Keeping track of all the leave options for all your staff can be a challenge, whether you’re accounting for the maximum amount of paid annual leave days or questioning what seems to be an unlimited number of sick days. Read on for classic leave tracking mistakes and tips on how to avoid them.
The key point is obvious: as an employer, the law demands that you track leave. For example, the Fair Work Act 2009 requires all Australian employers to keep accurate records of employee hours worked and any leave accrued and taken, including:
Community service leave
Long service leave.
The Fair Work Act prescribes how much leave is required in each case and whether it’s paid or unpaid leave. Of course, each country has different laws. Read more about the various leave types in New Zealand and the UK. It’s very important for all HR managers to keep track of the various types of leave, who’s taking it and when, and ensure that all leave payments are correct.
Apart from the legal jeopardy you may be in if you fail to track leave correctly, including fines, there could be reputational damage to you personally or to your business. A New York Times report claimed widespread problems with Amazon’s system for handling paid and unpaid leaves, in what has been described as “one of its gravest human resources problems”. In addition, in other parts of the world such as Australia, absenteeism is a significant problem and a major cost to businesses. One study suggests that absenteeism costs, on average, $3500 per employee per annum. So, what are the most common mistakes in leave tracking?
Outdated technology - or using manual systems such as spreadsheets - is one of the most common problems in keeping track of employee leave. Complex processes and opaque rules can result in admin delays and make employees rightly frustrated: research shows that as many as 44% of workers feel that way in ‘technology laggard’ businesses. If you’re using spreadsheets or any leave system that requires you to manually process information, you’re vulnerable to making data entry mistakes. These old solutions are also unnecessarily complex. Conditional formatting, inflexible templates and access issues are some of the problems with manual systems. Employees can find it all too hard to navigate, and time spent dealing with their problems is just another burden for the HR team.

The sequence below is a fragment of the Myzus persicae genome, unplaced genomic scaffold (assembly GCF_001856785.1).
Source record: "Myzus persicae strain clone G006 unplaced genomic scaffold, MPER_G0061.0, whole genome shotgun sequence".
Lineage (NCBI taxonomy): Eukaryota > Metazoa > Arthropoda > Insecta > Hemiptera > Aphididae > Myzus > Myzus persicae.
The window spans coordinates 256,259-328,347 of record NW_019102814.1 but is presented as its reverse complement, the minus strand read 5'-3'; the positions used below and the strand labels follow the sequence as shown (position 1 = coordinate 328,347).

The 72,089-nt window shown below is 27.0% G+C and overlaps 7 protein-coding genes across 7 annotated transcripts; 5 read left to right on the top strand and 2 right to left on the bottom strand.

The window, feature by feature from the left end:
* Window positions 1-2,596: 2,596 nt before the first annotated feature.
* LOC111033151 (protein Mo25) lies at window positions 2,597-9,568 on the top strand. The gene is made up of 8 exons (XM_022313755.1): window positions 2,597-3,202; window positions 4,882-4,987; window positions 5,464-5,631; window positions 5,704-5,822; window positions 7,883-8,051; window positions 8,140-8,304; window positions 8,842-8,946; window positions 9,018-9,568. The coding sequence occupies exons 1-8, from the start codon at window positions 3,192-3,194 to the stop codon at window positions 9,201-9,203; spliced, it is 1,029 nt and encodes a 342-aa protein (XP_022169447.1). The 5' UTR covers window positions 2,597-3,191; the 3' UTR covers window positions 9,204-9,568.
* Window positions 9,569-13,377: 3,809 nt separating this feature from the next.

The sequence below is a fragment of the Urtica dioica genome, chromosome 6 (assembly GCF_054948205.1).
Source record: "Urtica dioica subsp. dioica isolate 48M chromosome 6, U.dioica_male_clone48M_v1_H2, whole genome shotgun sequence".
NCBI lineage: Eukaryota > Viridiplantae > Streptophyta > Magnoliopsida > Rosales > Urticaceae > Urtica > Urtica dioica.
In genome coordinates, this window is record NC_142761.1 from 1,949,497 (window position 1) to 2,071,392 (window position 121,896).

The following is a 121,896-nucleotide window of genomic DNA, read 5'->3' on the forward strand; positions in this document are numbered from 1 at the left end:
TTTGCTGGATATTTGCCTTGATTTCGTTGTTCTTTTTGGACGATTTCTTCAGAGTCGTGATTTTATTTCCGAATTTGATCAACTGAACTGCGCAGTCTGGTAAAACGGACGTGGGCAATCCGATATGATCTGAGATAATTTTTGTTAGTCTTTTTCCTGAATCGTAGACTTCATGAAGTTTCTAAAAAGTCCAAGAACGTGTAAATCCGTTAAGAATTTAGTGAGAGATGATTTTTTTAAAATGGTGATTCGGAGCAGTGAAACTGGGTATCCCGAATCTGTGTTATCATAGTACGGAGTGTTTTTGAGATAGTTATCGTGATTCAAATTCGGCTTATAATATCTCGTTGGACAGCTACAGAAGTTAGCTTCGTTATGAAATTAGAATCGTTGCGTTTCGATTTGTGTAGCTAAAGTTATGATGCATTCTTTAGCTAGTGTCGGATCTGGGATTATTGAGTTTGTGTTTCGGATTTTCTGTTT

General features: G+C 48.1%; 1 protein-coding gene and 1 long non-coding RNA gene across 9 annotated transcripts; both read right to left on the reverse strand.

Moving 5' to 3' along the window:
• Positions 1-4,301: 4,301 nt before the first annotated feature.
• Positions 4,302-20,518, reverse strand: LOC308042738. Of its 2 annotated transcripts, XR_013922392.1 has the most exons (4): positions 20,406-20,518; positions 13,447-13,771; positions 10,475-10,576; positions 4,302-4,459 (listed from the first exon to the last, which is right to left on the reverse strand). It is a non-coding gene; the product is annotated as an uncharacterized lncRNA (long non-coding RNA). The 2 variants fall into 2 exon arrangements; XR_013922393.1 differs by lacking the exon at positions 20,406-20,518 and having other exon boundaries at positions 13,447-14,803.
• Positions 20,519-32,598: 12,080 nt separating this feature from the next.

Any log-in system for employees that only records log-in time — and not log-out time — can count employees as present for the entire day when they may have only worked a half-day or even a few hours. If employees are aware of this data weakness in your attendance system, some may choose to manipulate it. If you think this is a minor issue, think again. The 2019 Absence Management & Wellbeing Survey discovered that Australian companies lost 92 million working days to absence at a cost of $35 billion. In the UK, a study by health insurer and wellbeing solutions provider Westfield Health found that absenteeism cost UK businesses £14 billion in 2020 alone.
Paper-based systems are vulnerable to confidentiality breaches. There are too many opportunities for prying eyes to see information that breaches your legal requirements. Digital systems can also be problematic if security and access protocols are not well established. Confidentiality in employment is implicit, even if employees haven’t signed an agreement to that effect. Your employees are not allowed to disclose information or data about your company or employees without consent, including how many vacation days are owed, employee names, or any data on leave types and holidays. Should your employees violate this implicit agreement, the penalties can be severe, including:
Termination of employment
Civil lawsuit damages
Standing trial in a criminal case.
HR managers must clearly communicate company leave management policies to employees, as poor communication remains widespread in business. Employees often need to ask questions about how to find basic leave data like:
What is my leave balance?
How does time off accrue?
Are leave benefits unpaid or fully paid?
When employees have to chase this data, they waste time and lose productivity and the HR team gets drawn into mundane and unnecessary admin tasks. A manual leave tracker doesn’t always reveal how many days of leave are owed. Employees may overestimate how much time off they have and may find their leave applications being denied. The result can be a HR headache of queries and complaints that is entirely unnecessary.
Digital HR technology, software solutions and mobile apps have revolutionised and automated many of the tasks around leave management. The result is faster and more accurate reporting so that both HR teams and employees can operate with improved efficiency and clarity. That means productivity gains for your business. It’s time to retire paper-based and manual systems. Not only are they outdated and frustrating to use, but these days they’re unnecessary when HR software can do it all so much better. Modern, digital leave management solutions will:
Ensure legal compliance
Improve performance management
When employees, even deskless or shift-based employees, can check their leave balance on their mobile phones, many of your leave problems will disappear. Suddenly, leave allocations are transparent, clearly communicated and backed up with policies that can be accessed easily by all staff. If you want to speak to us about how the Humanforce software can streamline your workforce management efforts, including enhancing your leave tracking capabilities, please schedule a demo or contact us here.